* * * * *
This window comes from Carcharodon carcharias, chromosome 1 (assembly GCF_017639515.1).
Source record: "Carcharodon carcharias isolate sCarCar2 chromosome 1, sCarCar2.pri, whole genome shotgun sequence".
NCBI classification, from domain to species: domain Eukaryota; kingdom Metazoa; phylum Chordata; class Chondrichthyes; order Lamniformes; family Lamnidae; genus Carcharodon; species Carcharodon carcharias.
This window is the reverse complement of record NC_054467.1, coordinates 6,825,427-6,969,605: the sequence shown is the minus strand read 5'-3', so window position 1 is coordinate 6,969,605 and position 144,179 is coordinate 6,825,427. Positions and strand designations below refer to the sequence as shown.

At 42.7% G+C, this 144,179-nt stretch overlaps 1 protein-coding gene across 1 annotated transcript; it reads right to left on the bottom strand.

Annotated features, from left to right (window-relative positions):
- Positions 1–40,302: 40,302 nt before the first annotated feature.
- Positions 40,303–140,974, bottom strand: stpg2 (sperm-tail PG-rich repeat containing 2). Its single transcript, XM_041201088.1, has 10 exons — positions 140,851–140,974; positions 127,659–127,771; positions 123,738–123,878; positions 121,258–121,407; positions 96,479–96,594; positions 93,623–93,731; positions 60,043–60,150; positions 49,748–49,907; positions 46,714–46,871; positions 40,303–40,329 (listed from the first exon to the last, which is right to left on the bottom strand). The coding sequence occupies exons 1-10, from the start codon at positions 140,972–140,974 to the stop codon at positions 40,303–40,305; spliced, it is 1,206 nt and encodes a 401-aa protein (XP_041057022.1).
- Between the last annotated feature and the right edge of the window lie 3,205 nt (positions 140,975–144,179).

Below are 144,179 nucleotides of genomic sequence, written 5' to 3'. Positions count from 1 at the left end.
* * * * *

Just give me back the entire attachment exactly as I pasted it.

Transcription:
This window comes from Carcharodon carcharias, chromosome 1 (assembly GCF_017639515.1).
Source record: "Carcharodon carcharias isolate sCarCar2 chromosome 1, sCarCar2.pri, whole genome shotgun sequence".
NCBI classification, from domain to species: domain Eukaryota; kingdom Metazoa; phylum Chordata; class Chondrichthyes; order Lamniformes; family Lamnidae; genus Carcharodon; species Carcharodon carcharias.
This window is the reverse complement of record NC_054467.1, coordinates 6,825,427-6,969,605: the sequence shown is the minus strand read 5'-3', so window position 1 is coordinate 6,969,605 and position 144,179 is coordinate 6,825,427. Positions and strand designations below refer to the sequence as shown.

At 42.7% G+C, this 144,179-nt stretch overlaps 1 protein-coding gene across 1 annotated transcript; it reads right to left on the bottom strand.

Annotated features, from left to right (window-relative positions):
- Positions 1–40,302: 40,302 nt before the first annotated feature.
- Positions 40,303–140,974, bottom strand: stpg2 (sperm-tail PG-rich repeat containing 2). Its single transcript, XM_041201088.1, has 10 exons — positions 140,851–140,974; positions 127,659–127,771; positions 123,738–123,878; positions 121,258–121,407; positions 96,479–96,594; positions 93,623–93,731; positions 60,043–60,150; positions 49,748–49,907; positions 46,714–46,871; positions 40,303–40,329 (listed from the first exon to the last, which is right to left on the bottom strand). The coding sequence occupies exons 1-10, from the start codon at positions 140,972–140,974 to the stop codon at positions 40,303–40,305; spliced, it is 1,206 nt and encodes a 401-aa protein (XP_041057022.1).
- Between the last annotated feature and the right edge of the window lie 3,205 nt (positions 140,975–144,179).

Below are 144,179 nucleotides of genomic sequence, written 5' to 3'. Positions count from 1 at the left end.